Vast, daunting, harsh - absolutely awesome.

A narrative and photographs are simply not enough to convey the absolute magnitude of the Richtersveld National Park.

Surprisingly, this vast and seemingly barren "rock desert" is home to the richest assortment of succulents in the world! There are some 185 bird species recorded in the park. Fresh water fish such as yellowfish, the Orange River Mud Fish and sharptooth catfish amongst others are also prevalent in the Richtersveld National Park. Angling is permitted subject to the acquisition of permits, once again in an attempt to preserve the delicate ecosystem of this unique land.

Richtersveld National Park is also home to a host of mammals including the following buck; springbok, klipspringer, grey rheebok and steenbok amongst others. Also to be found are baboon and a small population of Hartmann's Mountain Zebra (a protected species). Including several other mammalian species, there exists a plethora of reptile and snake species.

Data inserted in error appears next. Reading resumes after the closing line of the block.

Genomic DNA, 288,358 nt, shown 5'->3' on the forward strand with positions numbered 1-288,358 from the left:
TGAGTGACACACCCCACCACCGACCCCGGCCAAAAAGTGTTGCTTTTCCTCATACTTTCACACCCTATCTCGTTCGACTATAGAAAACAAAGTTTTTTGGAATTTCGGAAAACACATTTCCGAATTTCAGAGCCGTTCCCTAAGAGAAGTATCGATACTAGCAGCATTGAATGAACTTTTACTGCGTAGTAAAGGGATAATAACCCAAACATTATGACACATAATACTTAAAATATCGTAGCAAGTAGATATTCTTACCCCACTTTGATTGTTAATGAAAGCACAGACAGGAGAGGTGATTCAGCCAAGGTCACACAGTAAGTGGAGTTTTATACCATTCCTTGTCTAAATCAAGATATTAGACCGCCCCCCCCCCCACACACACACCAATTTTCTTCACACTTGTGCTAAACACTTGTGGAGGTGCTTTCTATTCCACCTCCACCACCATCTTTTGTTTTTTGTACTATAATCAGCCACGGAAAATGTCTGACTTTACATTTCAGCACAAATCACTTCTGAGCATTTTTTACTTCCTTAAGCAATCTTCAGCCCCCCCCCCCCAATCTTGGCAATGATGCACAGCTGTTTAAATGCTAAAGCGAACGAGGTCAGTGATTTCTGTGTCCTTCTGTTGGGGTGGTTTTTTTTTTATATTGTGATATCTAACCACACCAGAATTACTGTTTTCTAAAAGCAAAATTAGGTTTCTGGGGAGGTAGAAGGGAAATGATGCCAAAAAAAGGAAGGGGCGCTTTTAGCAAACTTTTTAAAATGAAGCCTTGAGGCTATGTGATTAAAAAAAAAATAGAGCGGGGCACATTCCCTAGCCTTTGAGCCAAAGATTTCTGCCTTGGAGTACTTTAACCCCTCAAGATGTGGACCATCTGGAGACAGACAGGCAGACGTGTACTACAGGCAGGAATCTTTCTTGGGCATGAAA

Endemic to the Richtersveld and south-west Namibia is the Halfmens also known as the Noordpool (Northpole), as the strange rosette of deciduous leaves at the crown of this extraordinary plant always faces north. This stem succulent is found in clustered growth areas throughout the Richtersveld and reaches an approximate 2 to 3m in height. Peppering the vast desert landscape are Quiver trees, from which the San people made their arrows.

The Richtersveld is definitely not for the fainthearted. Unless you are travelling in style in the latest 4x4 innovation, be prepared to "rough it". For the adventurous visitor, a paddle down stretches of the Orange River should provide the thrill of a lifetime bringing you even closer to the natural wonders of this beautiful "rock desert" with it's contrasting backdrops and landscapes.

This must truly be paradise for the outdoor and wildlife enthusiast.